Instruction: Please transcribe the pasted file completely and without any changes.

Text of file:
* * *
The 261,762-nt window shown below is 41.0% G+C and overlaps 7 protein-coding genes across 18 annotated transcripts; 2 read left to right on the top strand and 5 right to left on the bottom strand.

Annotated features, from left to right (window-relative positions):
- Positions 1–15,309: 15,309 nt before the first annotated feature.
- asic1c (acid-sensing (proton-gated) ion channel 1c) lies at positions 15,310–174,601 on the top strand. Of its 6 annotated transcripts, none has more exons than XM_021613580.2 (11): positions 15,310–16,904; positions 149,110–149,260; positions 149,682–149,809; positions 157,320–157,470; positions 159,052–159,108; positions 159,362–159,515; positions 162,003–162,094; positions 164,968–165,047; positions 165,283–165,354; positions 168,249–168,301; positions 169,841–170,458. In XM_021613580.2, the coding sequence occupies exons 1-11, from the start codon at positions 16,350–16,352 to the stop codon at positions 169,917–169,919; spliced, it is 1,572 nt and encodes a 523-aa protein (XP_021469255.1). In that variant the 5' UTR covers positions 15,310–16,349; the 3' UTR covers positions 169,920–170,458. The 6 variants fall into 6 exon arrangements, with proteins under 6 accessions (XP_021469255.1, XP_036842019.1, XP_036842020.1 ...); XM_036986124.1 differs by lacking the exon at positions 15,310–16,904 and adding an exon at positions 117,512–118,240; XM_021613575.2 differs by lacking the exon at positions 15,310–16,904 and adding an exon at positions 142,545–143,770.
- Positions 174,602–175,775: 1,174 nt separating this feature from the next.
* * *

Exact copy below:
The 261,762-nt window shown below is 41.0% G+C and overlaps 7 protein-coding genes across 18 annotated transcripts; 2 read left to right on the top strand and 5 right to left on the bottom strand.

Annotated features, from left to right (window-relative positions):
- Positions 1–15,309: 15,309 nt before the first annotated feature.
- asic1c (acid-sensing (proton-gated) ion channel 1c) lies at positions 15,310–174,601 on the top strand. Of its 6 annotated transcripts, none has more exons than XM_021613580.2 (11): positions 15,310–16,904; positions 149,110–149,260; positions 149,682–149,809; positions 157,320–157,470; positions 159,052–159,108; positions 159,362–159,515; positions 162,003–162,094; positions 164,968–165,047; positions 165,283–165,354; positions 168,249–168,301; positions 169,841–170,458. In XM_021613580.2, the coding sequence occupies exons 1-11, from the start codon at positions 16,350–16,352 to the stop codon at positions 169,917–169,919; spliced, it is 1,572 nt and encodes a 523-aa protein (XP_021469255.1). In that variant the 5' UTR covers positions 15,310–16,349; the 3' UTR covers positions 169,920–170,458. The 6 variants fall into 6 exon arrangements, with proteins under 6 accessions (XP_021469255.1, XP_036842019.1, XP_036842020.1 ...); XM_036986124.1 differs by lacking the exon at positions 15,310–16,904 and adding an exon at positions 117,512–118,240; XM_021613575.2 differs by lacking the exon at positions 15,310–16,904 and adding an exon at positions 142,545–143,770.
- Positions 174,602–175,775: 1,174 nt separating this feature from the next.